A unique historical account of Uganda's recent history. A Colonial Office telegram in 1954 is the starting point of Alan Forward's career in the British Colonial Service as a young District Officer who became Private Secretary to the last Governor of Uganda, Sir Walter Coutts.
Alan Forward's book contributes to the balanced historical assessment now being made of Great Britain's Imperial involvement – led first by explorers, then by missionaries, traders and administrators.
The book is written as a series of retrospective letters to a friend in England and includes quotations from Winston Churchill's "My African Journey". Alan Forward describes the social, economic and political development of Uganda leading to independence in 1962. He meets Kabaka Mutesa II (King Freddie) and Idi Amin. After independence Alan Forward became the Official Secretary to the Governor-General, Sir Walter Coutts, who was asked by Prime Minister Milton Obote to stay on as Head of State of Uganda for a year after independence - a testimony to the excellent relations between Uganda and Great Britain.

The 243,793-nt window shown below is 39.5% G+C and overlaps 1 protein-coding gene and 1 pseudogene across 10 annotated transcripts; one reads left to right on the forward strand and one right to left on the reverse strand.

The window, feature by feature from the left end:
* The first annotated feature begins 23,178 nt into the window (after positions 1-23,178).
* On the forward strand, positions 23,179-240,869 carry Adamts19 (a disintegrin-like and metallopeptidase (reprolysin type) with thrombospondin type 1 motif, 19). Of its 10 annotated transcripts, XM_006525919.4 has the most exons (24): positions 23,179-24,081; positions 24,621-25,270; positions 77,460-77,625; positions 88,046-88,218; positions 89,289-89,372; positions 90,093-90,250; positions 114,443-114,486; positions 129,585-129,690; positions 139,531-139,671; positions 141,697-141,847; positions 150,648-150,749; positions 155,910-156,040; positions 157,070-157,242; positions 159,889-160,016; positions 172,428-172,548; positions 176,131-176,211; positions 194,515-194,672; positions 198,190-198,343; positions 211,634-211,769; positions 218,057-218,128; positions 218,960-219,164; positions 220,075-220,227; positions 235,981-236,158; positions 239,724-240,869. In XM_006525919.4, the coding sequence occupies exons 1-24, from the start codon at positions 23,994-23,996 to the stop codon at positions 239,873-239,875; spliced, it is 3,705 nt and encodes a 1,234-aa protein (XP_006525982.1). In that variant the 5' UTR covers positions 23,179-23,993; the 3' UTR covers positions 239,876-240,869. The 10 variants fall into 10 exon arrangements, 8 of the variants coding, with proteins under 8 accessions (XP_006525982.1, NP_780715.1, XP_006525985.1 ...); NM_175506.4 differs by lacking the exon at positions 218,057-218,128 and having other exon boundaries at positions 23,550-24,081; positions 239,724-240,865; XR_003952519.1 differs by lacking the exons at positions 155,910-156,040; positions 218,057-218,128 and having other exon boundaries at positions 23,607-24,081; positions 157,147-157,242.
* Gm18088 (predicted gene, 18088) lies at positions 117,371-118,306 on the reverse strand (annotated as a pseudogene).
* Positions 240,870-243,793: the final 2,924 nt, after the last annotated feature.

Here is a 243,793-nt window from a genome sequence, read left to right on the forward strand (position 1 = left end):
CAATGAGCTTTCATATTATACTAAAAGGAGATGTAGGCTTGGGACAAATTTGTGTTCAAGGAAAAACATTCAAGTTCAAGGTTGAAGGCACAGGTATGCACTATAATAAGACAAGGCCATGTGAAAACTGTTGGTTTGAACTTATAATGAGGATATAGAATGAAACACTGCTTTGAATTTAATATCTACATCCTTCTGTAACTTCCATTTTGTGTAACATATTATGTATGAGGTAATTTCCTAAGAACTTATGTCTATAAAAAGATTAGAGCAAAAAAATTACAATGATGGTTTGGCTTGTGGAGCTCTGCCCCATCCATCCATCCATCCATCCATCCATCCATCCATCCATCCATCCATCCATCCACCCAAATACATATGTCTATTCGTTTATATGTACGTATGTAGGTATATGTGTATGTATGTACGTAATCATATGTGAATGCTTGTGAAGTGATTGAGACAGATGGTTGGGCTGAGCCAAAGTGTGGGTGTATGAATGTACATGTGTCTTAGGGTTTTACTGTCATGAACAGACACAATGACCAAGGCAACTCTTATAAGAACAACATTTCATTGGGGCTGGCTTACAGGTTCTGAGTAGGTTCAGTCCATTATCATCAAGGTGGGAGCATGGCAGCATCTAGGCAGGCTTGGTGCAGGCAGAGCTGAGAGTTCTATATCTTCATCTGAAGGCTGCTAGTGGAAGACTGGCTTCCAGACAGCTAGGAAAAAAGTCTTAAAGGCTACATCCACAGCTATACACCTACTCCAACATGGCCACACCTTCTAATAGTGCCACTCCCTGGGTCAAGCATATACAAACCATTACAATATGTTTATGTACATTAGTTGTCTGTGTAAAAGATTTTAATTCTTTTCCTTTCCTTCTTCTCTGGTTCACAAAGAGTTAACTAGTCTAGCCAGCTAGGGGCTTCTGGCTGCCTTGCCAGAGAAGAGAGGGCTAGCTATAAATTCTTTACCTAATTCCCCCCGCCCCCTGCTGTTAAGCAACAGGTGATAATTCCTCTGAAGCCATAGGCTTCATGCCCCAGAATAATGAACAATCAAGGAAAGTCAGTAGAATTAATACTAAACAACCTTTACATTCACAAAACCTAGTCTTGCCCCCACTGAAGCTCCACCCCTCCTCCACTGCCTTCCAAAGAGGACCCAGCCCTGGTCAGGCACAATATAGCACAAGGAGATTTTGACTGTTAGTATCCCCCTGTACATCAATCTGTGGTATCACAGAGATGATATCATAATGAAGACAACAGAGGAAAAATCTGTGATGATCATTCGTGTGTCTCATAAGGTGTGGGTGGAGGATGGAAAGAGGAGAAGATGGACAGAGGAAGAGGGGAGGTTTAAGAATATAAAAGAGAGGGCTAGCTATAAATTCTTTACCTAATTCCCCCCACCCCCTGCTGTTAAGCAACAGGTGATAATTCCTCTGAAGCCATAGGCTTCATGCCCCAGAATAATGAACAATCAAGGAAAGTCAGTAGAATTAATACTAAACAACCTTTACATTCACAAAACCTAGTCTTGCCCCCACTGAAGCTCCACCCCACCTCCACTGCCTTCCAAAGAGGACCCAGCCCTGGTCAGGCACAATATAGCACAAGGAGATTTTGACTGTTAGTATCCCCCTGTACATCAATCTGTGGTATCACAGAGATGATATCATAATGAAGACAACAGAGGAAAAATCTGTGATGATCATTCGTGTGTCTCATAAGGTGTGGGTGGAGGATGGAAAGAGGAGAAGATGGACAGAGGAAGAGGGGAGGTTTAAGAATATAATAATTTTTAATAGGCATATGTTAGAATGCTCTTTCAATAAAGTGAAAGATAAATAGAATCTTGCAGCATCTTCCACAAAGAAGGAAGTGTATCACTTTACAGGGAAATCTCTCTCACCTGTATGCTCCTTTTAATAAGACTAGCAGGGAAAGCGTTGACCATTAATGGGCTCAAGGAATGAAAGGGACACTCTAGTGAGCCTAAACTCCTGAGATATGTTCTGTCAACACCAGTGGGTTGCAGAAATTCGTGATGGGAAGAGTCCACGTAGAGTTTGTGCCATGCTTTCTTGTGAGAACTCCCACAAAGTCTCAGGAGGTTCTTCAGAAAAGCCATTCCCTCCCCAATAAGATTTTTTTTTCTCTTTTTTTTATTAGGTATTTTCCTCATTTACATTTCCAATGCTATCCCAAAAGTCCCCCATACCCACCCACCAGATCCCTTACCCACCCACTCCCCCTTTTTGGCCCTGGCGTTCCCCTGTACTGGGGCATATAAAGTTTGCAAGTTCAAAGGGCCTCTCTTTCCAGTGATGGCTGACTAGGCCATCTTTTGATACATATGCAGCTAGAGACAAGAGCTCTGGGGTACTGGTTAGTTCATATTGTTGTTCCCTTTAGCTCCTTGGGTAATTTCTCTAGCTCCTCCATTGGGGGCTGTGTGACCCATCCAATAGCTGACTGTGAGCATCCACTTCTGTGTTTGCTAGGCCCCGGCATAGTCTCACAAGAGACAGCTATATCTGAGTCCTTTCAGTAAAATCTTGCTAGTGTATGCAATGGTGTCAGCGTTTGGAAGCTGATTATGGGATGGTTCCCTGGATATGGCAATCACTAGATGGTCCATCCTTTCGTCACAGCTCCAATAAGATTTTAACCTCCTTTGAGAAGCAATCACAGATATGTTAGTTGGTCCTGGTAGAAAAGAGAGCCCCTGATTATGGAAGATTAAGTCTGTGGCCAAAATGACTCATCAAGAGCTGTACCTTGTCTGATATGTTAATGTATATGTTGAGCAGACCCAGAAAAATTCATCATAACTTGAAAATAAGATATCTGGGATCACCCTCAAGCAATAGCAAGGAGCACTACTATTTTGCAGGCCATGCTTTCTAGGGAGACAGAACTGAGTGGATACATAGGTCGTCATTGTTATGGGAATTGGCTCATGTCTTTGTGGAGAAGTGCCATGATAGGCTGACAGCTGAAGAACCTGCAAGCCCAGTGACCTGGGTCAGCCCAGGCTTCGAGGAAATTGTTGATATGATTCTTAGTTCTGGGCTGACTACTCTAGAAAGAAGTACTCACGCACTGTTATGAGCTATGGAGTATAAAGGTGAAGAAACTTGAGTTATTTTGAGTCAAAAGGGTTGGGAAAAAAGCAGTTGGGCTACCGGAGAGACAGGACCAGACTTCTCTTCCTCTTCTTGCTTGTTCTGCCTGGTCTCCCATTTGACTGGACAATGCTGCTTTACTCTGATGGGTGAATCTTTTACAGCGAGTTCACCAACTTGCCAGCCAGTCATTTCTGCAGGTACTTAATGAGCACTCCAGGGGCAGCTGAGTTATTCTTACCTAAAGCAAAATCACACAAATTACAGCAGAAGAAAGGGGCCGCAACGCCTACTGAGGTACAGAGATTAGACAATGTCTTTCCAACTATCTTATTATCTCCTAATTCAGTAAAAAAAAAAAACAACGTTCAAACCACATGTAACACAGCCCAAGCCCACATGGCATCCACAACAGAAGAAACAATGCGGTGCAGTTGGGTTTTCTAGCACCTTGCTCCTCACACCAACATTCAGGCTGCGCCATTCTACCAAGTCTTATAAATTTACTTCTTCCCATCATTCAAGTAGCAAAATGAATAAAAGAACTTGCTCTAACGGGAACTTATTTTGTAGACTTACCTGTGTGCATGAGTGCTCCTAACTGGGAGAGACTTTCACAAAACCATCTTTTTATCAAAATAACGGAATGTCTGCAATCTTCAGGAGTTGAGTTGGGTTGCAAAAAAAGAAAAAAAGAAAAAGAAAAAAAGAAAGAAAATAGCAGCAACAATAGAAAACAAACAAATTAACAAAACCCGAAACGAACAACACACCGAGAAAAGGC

Alan Forward describes an eight-day trek around the Mountains of the Moon (Ruwenzori), a climb up Mount Elgon, and visits to the Murchison Falls and the Queen Elizabeth National Park.